Handspring Publishing Ltd
I would like to thank everyone at Handspring Publishing Ltd for their support and enthusiasm throughout the process of writing YOGA Fascia Anatomy and Movement. My special appreciation goes, of course, to Sarena Wolfaard who took such personal trouble to find ways to make the impossible work. Stephanie Pickering suffered my extended metaphors and frankly transformed them into readable and manageable text without losing the essence. Stephanie, your patience is admirable and your skill consummate. Thank you.
Bruce Hogarth wrestled with many an image to give it at least a semi-academic feel – please accept my apologies that you had to re-do all the labelling. Andrew Stevenson and Mary Law, thank you too; also Hilary, for sending postcards and all the little things behind the scenes. All much appreciated – thank you.
Dear Robert – I thank you for the opportunity you gave me in joining-the-dots that had this book occur in the first place. I have so appreciated your support and inspiration as I tread carefully over the stepping stones to translate research into practical application. I hope I have been able to honour your extensive work and networking; particularly in Chapter 9. I wish you well with Fascia in Sports & Movement and thank you for inviting me to contribute.
Dr Stephen Levin
My thanks and appreciation for all the help you gave me in the writing of YOGA Fascia Anatomy and Movement – as I sought to make practical sense of some of the possibilities that biotensegrity offers us, in understanding this (or any) movement modality. Your patient explanations have been many and articulate. Your wonderful papers, so helpful. I hope I have done justice to the many years over which you have been developing these themes.
Prof. Jaap van der Wal
Thank you and your incredible work in anatomy and embryology with your beautiful explanations and devotion to the beauty and wonder of the being in the body. Even given the academic nature of your early career, it is a gift to have been guided by your personal wisdom and way of “asking the embryo first” how to make sense of our form. I can’t thank you enough for finding time to write to me and send those precious margin notes that lit the pathway to practical ways of seeing how the human body forms and functions, transanatomically.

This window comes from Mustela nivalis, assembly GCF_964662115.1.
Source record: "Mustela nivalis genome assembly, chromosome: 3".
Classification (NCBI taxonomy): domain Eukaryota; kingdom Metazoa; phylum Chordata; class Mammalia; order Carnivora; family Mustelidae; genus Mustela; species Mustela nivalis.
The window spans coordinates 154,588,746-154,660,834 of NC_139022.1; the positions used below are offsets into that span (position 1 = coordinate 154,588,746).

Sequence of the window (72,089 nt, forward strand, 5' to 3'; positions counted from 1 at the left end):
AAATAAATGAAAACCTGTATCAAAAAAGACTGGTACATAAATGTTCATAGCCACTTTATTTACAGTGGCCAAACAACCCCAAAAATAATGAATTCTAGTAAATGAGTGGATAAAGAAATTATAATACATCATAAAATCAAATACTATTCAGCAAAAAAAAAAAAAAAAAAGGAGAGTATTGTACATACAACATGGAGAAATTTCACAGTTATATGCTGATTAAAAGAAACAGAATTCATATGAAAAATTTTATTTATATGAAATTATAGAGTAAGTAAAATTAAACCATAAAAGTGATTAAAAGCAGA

It meant a great deal to me when I wrote to you for further information, to actually receive it and learn so much about the history behind what has now become Biotensegrity. I hope I quote you accurately and that readers will appreciate the profound connections between art and science, between design and divine proportion all the better for having seen your work and read your brilliant articles. Thank you.
Tom, thank you. Since I met you in 1998 I have been encouraged (if not pushed) to raise my game. Trial by fire is one epithet I have attached to that. I cannot say I enjoyed it all, however I’m stronger for it, I am a better practitioner for it and I have retained a high regard for the sheer strength of will that goes with the pioneering spirit you have engendered in my work. I am amongst the many who stand in the clearing that you swathed through the forest just through the act of writing the Anatomy Trains book; regardless of whether or not people agree with the content and detail. I first read the original proofs in Boston when I arrived there as a wannabe KMI practitioner over 15 years ago. Little did I know then that I would become a teacher and take the work as far as I have – or perhaps I should say, allow it to take me. It symbolises a new context for anatomy and I thank you for the relentless way you brought it forth as Poet and Pioneer. Thank you for writing the Foreword to YOGA Fascia Anatomy and Movement I hope it is written from a similar archetypal spirit and that my book honours your work and asks the right kind of provocative questions about it. In gratitude, respect and affection I remain yours truly.